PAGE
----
With a mass of red hair and a voice which dovetails at the point where Karen Carpenter and Minnie Riperton meet, Marie Ingerslev really should be better known than she is now. Her first album was recorded under the band name of Mary; presumably to capitalise on interest outside her native Denmark. Certainly, it was a fine album and ‘The Other Side’ continues the upward curve with a record that soothes the heart and the head.
Equally well equipped to deal with soul, jazz and folk music, Ingerslev’s main calling card seems to be Carpenters-style soft rock. The first three tracks are arranged imaginatively; ‘Goodbye Old World’ and ‘I Search A Place’ feature the brightest of choruses whilst the song which divides them, ‘Lock’, meanders through a psychedelic soul journey.
On other tracks Ingerslev meanders just a little too much; take the over-emoting on ‘Daily Life’, for example, or the lengthy title track; which moves pleasantly through ambient waters but its experimental nature doesn’t make the best use of her talents. To make up for it there’s always the warm, jazzy textures on ‘This Glow’ to enjoy, which serve as a fabulous showcase for her relaxed but powerful vocals and for ‘Ice’, she proves capable of carrying the melodies with her voice alone.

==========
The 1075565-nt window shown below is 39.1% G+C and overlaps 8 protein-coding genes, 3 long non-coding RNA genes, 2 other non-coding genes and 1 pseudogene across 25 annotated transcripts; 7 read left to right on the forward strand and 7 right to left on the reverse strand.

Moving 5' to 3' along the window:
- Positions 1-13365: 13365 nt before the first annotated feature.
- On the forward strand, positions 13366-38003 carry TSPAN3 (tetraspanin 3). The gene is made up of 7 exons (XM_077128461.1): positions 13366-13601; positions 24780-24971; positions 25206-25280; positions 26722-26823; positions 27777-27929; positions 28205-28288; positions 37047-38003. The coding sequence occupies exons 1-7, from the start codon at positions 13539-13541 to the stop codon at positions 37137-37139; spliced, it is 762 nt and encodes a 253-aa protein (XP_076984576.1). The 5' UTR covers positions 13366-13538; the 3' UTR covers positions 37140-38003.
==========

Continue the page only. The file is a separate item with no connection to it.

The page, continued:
‘The Other Side’ falls short of perfection but it’s a mark of Ingerslev’s quality that even on the most unambitious settings she still sounds classy; her performance never overbearing but always capable of transmitting spine-tingling spells with the minimum of effort. To be fair, though, her band are just as important in creating a record with an authentic aura of a time which often gets overlooked by today’s artists.
The Carpenters, Minnie Riperton